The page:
What Can Active Latin Accomplish? Well, Let Me Just Show You...Facts, Figures, and Artifacts Demonstrating the Benefits of Active Instruction
By Gregory P. Stringer
It is a dark time in the teaching of Latin. Programs are closing, and student enrollment is continuing to decline. However, there is a NEW HOPE - ACTIVE LATIN….
By Peter Anderson
In this paper I discuss the theory of "recasts", a type of corrective feedback closely studied in the last two decades by SLA researchers working from a cognitive-interactionist approach; I also present a model for the pedagogical application of form-focused recasts.
By Skye Shirley
I have used the recent breakthroughs in Second Language acquisition research to inform my Latin teaching strategies with a variety of students, from public to private schools, children to adults, in classrooms and on archaeological sites, and groups of two dozen to one-on-one tutorials. Across these different settings, there are tools that I find indispensable and pedagogical questions that persist. In this paper, I will provide a glimpse into the regular practices of a teacher using Active Latin in every class.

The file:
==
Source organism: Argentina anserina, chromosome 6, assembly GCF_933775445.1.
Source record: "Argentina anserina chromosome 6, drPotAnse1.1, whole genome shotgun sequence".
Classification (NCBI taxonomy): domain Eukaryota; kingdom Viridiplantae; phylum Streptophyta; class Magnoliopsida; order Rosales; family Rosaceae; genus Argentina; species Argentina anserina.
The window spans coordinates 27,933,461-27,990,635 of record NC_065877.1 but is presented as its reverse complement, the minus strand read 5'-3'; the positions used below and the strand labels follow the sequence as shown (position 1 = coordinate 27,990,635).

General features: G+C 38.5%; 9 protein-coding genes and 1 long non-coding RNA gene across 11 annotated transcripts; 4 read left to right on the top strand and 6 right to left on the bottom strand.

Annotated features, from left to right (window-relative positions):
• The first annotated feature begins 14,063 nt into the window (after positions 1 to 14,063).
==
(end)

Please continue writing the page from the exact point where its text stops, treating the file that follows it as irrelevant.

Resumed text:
By Tom Keeline
Active Latin can seem like an all-or-nothing proposition. For most programs today, however, whether at the secondary or postsecondary level, converting all Latin classes to all Latin, all the time, is unrealistic. There’s no doubt that the communicative approach to language instruction serves some of our curricular goals very well; in particular, as SLA research indicates, it helps students learn to read with greater ease and understanding (summarized in e.g. Carlon 2013, Lightbown and Spada 2013; cf. ACL 2017, embodying these results).